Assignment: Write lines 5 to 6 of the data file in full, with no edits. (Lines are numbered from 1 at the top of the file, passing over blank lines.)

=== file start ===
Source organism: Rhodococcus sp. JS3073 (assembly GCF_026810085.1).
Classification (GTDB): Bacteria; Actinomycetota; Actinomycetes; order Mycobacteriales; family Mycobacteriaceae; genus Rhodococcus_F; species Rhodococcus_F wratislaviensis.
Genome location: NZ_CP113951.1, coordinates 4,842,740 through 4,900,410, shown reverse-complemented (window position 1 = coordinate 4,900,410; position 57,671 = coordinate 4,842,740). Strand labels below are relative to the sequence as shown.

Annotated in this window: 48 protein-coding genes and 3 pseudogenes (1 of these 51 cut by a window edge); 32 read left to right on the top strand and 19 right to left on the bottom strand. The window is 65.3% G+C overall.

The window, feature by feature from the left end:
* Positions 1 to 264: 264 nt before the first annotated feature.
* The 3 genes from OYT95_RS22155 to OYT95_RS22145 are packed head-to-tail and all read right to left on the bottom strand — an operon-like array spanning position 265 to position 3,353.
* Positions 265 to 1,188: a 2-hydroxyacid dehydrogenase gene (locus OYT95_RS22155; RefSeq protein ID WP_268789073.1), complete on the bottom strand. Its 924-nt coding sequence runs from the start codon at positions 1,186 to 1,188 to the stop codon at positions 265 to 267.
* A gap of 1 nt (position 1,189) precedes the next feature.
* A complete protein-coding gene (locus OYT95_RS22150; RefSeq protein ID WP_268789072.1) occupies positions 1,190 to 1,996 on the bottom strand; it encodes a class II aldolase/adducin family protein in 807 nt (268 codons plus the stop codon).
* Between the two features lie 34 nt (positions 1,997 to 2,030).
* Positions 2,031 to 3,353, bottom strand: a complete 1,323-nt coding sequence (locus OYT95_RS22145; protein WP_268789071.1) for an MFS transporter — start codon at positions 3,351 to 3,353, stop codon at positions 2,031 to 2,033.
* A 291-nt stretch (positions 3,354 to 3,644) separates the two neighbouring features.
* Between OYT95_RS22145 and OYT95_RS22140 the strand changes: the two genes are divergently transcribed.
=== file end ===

The window, feature by feature from the left end:
* Positions 1 to 264: 264 nt before the first annotated feature.